Difference between a "starter" ar15 and any other.

This is a discussion on Difference between a "starter" ar15 and any other. within the General Firearm Discussion forums, part of the Related Topics category; I was wonderin if someone could help me with a question I have. Ive owned firearms all my life mostly for hunting purposes but a ...

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    New Member Array wellarmeddad's Avatar
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    Difference between a "starter" ar15 and any other.

    I was wonderin if someone could help me with a question I have. Ive owned firearms all my life mostly for hunting purposes but a few handguns as well. Ive recently found myself being swept up in the ar15 craze. Im new to ars but have learned a lot from this forum and others like it, I just had one question what is the difference between a "starter" ar and any other? My understanding is that all ars are basically the same its just a matter of quality and bells and whistles. What makes an ar a "starter" ar? Thank you for the help.

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    Member Array shooter380's Avatar
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    I am glad you asked this question and am eager to see the answers.
    (2Co 11:3 KJV) But I fear, lest by any means, as the serpent beguiled Eve through his subtilty, so your minds should be corrupted from the simplicity that is in Christ.

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    Member Array Aiko's Avatar
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    Oh, Jon....calling Jon.

    Here is a good place to start reading up on the point that you raise:


    "Oh No! I bought a BM/RRA/Stag before I knew better!" - M4Carbine.net Forums

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    VIP Member Array Smitty901's Avatar
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    And to add more to it the AR/M4 platform is moving to a gas piston system.
    AR is like a Harley you will almost never run out of ways to trick it out and can go broke doing so.
    After spending a lot of cash you sometimes figure out you really had no use for half the toys you added any way.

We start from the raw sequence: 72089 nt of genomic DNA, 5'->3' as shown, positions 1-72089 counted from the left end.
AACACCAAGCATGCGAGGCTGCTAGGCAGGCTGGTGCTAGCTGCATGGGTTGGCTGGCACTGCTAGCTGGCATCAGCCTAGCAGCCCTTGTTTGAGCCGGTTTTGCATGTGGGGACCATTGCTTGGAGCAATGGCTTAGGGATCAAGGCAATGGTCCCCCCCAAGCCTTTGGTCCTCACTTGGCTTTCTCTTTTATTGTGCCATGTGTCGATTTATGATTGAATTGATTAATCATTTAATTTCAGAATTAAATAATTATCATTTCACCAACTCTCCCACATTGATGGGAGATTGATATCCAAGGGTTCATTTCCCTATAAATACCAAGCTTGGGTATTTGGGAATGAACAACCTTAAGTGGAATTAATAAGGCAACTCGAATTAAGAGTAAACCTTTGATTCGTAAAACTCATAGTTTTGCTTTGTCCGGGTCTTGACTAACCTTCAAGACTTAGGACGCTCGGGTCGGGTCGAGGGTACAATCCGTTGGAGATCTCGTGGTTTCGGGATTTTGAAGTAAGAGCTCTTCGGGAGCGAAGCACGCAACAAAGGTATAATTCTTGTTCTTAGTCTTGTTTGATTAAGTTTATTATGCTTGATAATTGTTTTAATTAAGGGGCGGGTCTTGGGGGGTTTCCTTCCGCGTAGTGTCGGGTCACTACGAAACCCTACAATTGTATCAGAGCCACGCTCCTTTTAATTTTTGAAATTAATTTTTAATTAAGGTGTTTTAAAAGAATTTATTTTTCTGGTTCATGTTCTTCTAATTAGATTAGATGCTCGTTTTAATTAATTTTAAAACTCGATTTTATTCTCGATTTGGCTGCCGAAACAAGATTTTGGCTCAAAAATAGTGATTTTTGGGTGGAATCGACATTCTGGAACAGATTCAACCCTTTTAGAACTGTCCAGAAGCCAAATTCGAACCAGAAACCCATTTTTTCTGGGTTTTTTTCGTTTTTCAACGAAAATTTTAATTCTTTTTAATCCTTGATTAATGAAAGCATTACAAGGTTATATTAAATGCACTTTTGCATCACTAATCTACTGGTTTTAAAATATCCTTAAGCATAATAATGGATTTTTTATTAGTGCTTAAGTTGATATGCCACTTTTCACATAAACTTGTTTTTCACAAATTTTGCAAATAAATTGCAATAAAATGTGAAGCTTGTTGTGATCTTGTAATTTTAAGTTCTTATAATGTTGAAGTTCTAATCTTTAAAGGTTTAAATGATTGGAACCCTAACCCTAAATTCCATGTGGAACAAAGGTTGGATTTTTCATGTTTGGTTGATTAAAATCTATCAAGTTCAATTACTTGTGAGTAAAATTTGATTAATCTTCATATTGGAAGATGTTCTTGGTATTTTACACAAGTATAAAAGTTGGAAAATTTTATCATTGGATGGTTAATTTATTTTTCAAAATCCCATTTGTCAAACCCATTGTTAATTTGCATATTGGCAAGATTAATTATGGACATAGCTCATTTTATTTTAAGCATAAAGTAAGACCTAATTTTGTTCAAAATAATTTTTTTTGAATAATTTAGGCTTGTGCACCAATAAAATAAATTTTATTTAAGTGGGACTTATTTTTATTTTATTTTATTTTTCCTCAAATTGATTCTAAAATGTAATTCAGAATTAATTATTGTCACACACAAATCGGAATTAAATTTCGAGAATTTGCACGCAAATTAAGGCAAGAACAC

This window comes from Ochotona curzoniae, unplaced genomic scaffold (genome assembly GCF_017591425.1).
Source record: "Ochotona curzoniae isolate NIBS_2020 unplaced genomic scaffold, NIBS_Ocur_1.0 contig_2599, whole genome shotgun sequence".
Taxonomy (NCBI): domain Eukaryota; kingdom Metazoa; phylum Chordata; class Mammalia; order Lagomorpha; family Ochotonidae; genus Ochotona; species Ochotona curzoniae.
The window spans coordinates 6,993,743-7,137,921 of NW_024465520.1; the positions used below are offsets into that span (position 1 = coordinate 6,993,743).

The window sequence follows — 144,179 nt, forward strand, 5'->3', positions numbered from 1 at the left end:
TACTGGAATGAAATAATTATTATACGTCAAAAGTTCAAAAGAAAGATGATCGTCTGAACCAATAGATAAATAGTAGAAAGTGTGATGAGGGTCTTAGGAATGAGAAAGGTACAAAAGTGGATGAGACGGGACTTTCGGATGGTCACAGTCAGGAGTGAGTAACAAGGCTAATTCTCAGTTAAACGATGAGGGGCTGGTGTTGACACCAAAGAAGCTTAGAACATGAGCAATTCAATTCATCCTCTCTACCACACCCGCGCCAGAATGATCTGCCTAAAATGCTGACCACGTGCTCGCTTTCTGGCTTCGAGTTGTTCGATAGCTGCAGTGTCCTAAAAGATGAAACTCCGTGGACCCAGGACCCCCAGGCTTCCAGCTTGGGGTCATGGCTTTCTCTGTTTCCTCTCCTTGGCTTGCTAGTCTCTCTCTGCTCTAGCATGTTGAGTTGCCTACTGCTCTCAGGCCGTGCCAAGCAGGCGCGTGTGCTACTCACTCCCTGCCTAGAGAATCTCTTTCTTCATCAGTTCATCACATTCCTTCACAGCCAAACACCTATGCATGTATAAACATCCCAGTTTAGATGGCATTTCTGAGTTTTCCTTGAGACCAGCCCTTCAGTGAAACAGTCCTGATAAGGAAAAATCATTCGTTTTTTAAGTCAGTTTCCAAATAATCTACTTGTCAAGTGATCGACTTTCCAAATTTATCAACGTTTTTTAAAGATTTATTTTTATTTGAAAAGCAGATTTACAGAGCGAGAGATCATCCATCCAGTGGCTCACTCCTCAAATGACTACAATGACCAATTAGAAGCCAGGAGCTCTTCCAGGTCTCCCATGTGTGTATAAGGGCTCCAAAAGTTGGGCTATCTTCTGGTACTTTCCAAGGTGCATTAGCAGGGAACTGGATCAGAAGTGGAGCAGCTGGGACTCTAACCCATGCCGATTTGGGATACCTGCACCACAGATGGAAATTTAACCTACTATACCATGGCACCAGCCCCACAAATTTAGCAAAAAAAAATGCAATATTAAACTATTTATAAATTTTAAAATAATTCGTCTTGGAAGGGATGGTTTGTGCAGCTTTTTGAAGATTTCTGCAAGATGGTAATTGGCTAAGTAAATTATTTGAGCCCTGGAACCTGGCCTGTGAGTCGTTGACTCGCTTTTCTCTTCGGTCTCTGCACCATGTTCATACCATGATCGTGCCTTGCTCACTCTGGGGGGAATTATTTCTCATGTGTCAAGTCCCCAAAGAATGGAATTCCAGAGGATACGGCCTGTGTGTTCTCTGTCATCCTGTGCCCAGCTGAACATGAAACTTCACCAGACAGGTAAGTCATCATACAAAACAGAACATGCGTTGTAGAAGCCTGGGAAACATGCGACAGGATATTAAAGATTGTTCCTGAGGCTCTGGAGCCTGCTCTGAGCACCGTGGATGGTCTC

Starter is just that the basic out of the box it will shot and many would be just fine with it , then the fun starts 20 bucks here 50 there, ect.

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    VIP Member Array sgb's Avatar
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    A starter AR IMHO would generally be one assembled from low cost lower quality parts to a budget price point. Generally meant for the occasional range and lite sporting use crowd.
    "There is a secret pride in every human heart that revolts at tyranny. You may order and drive an individual, but you cannot make him respect you." William Hazlitt (1778 - 1830)

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    Ex Member Array Yankeejib's Avatar
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    OR...just buy once, cry once. My ultra-used Colt Frankenstein (70's lower/80's upper/new barrel) cost a few hundred more than a new (insert manufacturer). It's popped every time I've squeezed, now in the neighborhood of 2K rounds.

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    Senior Member Array tubadude's Avatar
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    "Starter" is relative, too. I'm getting my first AR and I'm building it myself with a BCM upper and BCG, and a PSA lower and parts kit, and one of those nifty Geissele SSA triggers.

    I guess for someone who just wants to shoot a few hundred rounds a year, a starter AR would be one without all of the mil-spec components....pretty much the M&P 15 Sport model. But once you have that, you're addicted, so I'm skipping the first part, and building a rifle that should be pretty good from the get go.

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    Milspec. The difference is in the parts made to make the gun. The barrel steel, the testing and so on. There is a list stickied up top listing AR manufactures and the quality of their parts and manufacturing processes.

    But the short answer is that quality ARs are made to military specs and the light duty guns aren't.
    It is surely true that you can lead a horse to water but you can't make them drink. Nor can you make them grateful for your efforts.

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    A starter AR is like your first car. Not the best in the world but it serves the function to get you from point A to point B.

    Some AR's will only go so far in regards to fit, finish and accuracy no matter what you do to them so you have to upgrade to a "better" model. There is always something better to do to improve accuracy, reliability or whatever it is you want to improve.

    With the right rail system you can add whatever you want to an AR so it is not just about accessories. The upper is the meat of the rifle. Receiver, internals, barrel and sights will determine what the rifle can do so this is where the improvements or "making it better" come into play.

    I normally have my rifles built by Rifle Dynamics so I can choose what goes where and I am assured of a quality build with quality parts.